Wednesday, May 28, 2008

A Fine How Do You Do

Sheesh. What kind of person promises to give his reader an insightful travelogue of a quintessential American city, and then instead takes an overlong hiatus from blogging? What's that? That was me? Oh. Never mind.

Given that my trip to New Orleans (No Wall-ins!) is no longer fresh in my memory, and given that I'd like to use this space to muse upon other things (oh just you wait), I'll be cruelly brief in my assessment of the place, for which I can only apologize. All that I can really say about the place is that if you like to go places, you should try New Orleans. It's like a whiskey-breathed ballerina; it's both beautiful and a little dirty at the same time, and I've never been to anyplace quite like it. It felt to me like a distilled version of the United States, packing a wallop and leaving a bitter aftertaste, but when all is said and done you'd like another shot, please. Bad simile? Probably. The place gave me a weird kind of feeling everywhere I went, some strange juxtaposition of conquistadors and carpet baggers, fur trappers, slick salesmen and jazz musicians, riverboat gamblers playing Thomas Jefferson and Lafayette for fools while Clifton Chenier sits back and chuckles to himself, and Tennessee Williams calls everybody names. I'm probably getting it all wrong, if it's possible to do so in a place like that. Part of me likes to think that anything you can say about New Orleans would be true as soon as you said it, but not before. I ate breaded shrimp on a submarine sandwich down there, and it was just about the best sandwich I've ever eaten. Whatever I leave out of my willy-nilly description of the place, that sandwich seems like an important enough detail to leave in.

Visiting my family was wonderful, and it's really what made a three day trip worthwhile. Lindsey and I stood as godparents for my brother's son, Pascal, which was a wonderful experience and a great honor. I got to spend some time talking and hanging out with my two brothers and my sister-in-law, which even with the miracles of modern communication is too rare an occurrence. My nephews are both delightful. The youngest (Pascal) amused himself for the most part by sleeping and eating, but he was decent enough to give me a good looking-over before giving his honest assessment of me (he cried). The oldest (Gui) was eager to include Linds, Reen, and me in whatever he was doing, which for the most part consisted of keeping the streets of New Orleans safe from poisonous caterpillars. He's a keeper.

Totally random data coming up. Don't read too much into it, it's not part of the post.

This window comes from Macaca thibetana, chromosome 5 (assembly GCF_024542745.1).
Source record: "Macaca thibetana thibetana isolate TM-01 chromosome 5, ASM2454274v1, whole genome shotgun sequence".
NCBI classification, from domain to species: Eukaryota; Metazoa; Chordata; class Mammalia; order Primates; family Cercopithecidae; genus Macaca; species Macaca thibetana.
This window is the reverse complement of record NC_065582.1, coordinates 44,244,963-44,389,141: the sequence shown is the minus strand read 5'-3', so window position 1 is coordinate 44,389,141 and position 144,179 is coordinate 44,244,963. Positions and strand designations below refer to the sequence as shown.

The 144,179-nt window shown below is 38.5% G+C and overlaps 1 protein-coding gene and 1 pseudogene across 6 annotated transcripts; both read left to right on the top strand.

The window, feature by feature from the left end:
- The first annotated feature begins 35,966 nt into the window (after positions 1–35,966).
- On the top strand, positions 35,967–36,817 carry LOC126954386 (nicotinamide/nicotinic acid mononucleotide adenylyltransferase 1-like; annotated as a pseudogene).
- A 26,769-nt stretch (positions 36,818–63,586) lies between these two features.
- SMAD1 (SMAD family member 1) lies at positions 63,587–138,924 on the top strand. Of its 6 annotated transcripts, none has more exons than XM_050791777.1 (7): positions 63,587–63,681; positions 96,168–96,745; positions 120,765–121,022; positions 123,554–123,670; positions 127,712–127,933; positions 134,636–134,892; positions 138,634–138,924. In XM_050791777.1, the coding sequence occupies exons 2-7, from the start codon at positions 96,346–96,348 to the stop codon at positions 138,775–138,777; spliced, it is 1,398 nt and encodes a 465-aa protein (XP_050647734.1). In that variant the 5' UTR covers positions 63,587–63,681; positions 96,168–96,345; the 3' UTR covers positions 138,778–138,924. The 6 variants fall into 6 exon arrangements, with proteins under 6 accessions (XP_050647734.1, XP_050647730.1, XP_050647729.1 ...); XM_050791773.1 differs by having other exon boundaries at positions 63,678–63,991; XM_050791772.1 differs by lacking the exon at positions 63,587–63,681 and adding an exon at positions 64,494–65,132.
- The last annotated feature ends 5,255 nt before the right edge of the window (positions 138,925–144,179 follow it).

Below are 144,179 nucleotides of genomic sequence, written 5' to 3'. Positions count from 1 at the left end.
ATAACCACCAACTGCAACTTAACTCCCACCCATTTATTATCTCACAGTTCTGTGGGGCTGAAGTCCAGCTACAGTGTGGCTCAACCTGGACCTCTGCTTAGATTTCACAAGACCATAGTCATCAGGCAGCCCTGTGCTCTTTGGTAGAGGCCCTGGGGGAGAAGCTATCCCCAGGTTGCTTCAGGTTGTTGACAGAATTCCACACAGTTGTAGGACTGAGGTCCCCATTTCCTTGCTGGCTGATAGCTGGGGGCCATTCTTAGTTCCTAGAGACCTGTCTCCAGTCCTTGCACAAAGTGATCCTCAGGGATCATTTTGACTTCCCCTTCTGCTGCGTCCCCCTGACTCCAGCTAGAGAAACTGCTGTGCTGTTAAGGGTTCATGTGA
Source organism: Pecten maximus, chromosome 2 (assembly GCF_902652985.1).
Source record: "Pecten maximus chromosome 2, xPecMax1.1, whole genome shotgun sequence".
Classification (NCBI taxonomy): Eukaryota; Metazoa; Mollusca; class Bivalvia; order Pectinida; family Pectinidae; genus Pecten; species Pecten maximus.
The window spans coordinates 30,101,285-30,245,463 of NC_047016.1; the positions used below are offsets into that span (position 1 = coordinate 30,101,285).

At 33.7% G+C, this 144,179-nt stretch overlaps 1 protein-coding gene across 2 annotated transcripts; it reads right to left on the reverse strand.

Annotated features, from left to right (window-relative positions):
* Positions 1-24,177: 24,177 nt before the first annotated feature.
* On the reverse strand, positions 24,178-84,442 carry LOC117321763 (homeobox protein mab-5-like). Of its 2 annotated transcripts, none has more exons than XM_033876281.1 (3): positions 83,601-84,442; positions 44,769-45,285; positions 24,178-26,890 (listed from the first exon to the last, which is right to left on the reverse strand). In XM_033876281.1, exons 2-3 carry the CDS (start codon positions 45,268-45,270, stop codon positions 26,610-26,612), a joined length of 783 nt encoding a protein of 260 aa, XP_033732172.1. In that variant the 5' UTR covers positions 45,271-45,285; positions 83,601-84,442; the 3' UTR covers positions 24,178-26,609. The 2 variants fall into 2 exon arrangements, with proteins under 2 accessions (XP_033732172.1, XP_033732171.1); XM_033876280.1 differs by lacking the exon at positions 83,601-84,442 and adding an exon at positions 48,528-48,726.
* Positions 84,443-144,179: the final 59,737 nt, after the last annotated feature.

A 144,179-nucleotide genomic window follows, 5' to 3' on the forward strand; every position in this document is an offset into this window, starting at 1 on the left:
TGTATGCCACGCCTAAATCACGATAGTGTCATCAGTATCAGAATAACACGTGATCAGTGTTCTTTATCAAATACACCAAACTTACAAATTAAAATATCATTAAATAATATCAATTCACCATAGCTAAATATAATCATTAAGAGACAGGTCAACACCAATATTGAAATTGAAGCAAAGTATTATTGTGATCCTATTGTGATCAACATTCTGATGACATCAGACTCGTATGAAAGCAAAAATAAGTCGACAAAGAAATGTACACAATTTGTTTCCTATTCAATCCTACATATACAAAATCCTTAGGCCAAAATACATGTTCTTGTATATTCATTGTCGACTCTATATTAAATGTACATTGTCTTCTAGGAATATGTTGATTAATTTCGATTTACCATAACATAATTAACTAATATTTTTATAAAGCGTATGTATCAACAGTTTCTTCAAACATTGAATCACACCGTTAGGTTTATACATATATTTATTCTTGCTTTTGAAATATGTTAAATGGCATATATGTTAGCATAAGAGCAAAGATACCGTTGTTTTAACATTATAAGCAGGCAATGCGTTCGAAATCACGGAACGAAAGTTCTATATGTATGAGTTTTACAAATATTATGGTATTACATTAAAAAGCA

That's just about all I have time to write, though I wish I'd gotten to it while it was still fresh in my mind. I'll leave you with some pictures:
A house with no visible front door. Picturesque, no?
Magazine Street, from the porch of the old bus barn, which is now a Whole Foods Market.
Another caterpillar prepares to meet its fate. He would knock them off of trees and houses with a stick (they're poisonous to touch), and then step on them.
I'm not sure which of us took this picture, but I like it. It's that shot in National Geographic with the caption: "Each year, ten thousand people play pool in New Orleans, which has helped the tourism industry, but there's a darker side to the story as well." It will probably then talk about someone who owns a billiards bar that nobody comes to anymore. Neil takes aim in pool. I think he won the game.


More pool.

Katie's first Irish Car Bomb. Lindsey is very excited.

Liam, in his signature pose.

Neil, in his.

Liam et fils, regardant un grenuille. French = artistic title.

Then we spotted Hilary Clinton. Ooooh! Topical. Current. Win.

Gui, in what he called his "castle tree" (for reasons which should be fairly obvious).

The Champagne of Beers. I'd forgotten how much champagne tastes just like dirty water.

Park and house exterior, daytime.

Neil and Reens spotting their first alligator, in a totally not-posed-for picture.

Gui and Maureen

A sidewalk, or something like one. Note the absence of pavement.

Pascal's patented uneasy look. He loved Lindsey.

Reen is either standing on a step, or is as tall as Neil and I. You decide.

Maureen, Gui, Lindsey, and Neil. I thought this was a nice group shot.

My brother Neil, enjoying a cup of coffee.

Guillame hamming it up (as usual). Very cute.

That's his prized caterpillar killing stick, perilously close to my face.

He had that mischievous glint in his eye pretty much the whole time.

This is the doorway of Neil's "shotgun" apartment. The composition of this shot looked way better to me in my mind's eye.

Just a house that I thought looked neat.

Pascal. Cute, ain't he?

1 comment:

die Amerikanerin said...

The Naruhns took me to the Rheinfalls region last Saturday, and the two boys spent most of their time collecting sticks and poking them into holes. That was the first thing your caterpillar-killing story reminded me of. The second was from back when we were in France, and I was admiring a snail which I had found on the sidewalk. I got excited and made the mistake of showing it to Jakob, who jumped on it right away. I was disappointed until I found that snails seem to be about as plentiful there as caterpillars back home, just like slugs are the German equivalent of earth worms. (When it rains, they all come out.) Anyway, Jakob spent most of his vacation crushing snails, but at the time my German was too poor to decipher if they were poisonous or not.